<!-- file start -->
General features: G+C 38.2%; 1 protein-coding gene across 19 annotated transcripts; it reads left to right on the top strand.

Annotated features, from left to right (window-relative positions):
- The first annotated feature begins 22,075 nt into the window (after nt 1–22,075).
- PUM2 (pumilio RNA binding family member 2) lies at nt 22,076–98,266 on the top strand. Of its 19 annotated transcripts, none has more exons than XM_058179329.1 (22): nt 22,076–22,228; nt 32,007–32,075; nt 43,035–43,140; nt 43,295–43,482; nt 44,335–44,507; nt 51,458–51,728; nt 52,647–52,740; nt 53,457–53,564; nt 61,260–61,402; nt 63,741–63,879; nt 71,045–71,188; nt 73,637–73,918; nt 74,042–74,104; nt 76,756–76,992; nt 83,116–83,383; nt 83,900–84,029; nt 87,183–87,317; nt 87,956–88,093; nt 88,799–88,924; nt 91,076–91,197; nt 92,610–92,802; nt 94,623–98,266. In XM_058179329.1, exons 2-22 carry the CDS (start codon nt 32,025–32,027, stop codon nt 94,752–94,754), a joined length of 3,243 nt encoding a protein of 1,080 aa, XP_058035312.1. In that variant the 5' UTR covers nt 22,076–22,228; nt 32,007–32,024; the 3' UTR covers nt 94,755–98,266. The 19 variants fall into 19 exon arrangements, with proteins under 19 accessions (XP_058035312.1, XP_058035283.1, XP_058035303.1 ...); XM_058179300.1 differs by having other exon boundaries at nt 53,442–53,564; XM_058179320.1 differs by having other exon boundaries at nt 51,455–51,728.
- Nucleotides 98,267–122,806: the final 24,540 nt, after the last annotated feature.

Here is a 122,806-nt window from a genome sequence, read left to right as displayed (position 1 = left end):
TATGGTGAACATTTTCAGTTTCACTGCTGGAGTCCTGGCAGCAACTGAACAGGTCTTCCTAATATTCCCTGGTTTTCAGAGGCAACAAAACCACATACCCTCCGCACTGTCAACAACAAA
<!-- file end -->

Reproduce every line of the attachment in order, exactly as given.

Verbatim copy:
General features: G+C 38.2%; 1 protein-coding gene across 19 annotated transcripts; it reads left to right on the top strand.

Annotated features, from left to right (window-relative positions):
- The first annotated feature begins 22,075 nt into the window (after nt 1–22,075).
- PUM2 (pumilio RNA binding family member 2) lies at nt 22,076–98,266 on the top strand. Of its 19 annotated transcripts, none has more exons than XM_058179329.1 (22): nt 22,076–22,228; nt 32,007–32,075; nt 43,035–43,140; nt 43,295–43,482; nt 44,335–44,507; nt 51,458–51,728; nt 52,647–52,740; nt 53,457–53,564; nt 61,260–61,402; nt 63,741–63,879; nt 71,045–71,188; nt 73,637–73,918; nt 74,042–74,104; nt 76,756–76,992; nt 83,116–83,383; nt 83,900–84,029; nt 87,183–87,317; nt 87,956–88,093; nt 88,799–88,924; nt 91,076–91,197; nt 92,610–92,802; nt 94,623–98,266. In XM_058179329.1, exons 2-22 carry the CDS (start codon nt 32,025–32,027, stop codon nt 94,752–94,754), a joined length of 3,243 nt encoding a protein of 1,080 aa, XP_058035312.1. In that variant the 5' UTR covers nt 22,076–22,228; nt 32,007–32,024; the 3' UTR covers nt 94,755–98,266. The 19 variants fall into 19 exon arrangements, with proteins under 19 accessions (XP_058035312.1, XP_058035283.1, XP_058035303.1 ...); XM_058179300.1 differs by having other exon boundaries at nt 53,442–53,564; XM_058179320.1 differs by having other exon boundaries at nt 51,455–51,728.
- Nucleotides 98,267–122,806: the final 24,540 nt, after the last annotated feature.

Here is a 122,806-nt window from a genome sequence, read left to right as displayed (position 1 = left end):
TATGGTGAACATTTTCAGTTTCACTGCTGGAGTCCTGGCAGCAACTGAACAGGTCTTCCTAATATTCCCTGGTTTTCAGAGGCAACAAAACCACATACCCTCCGCACTGTCAACAACAAA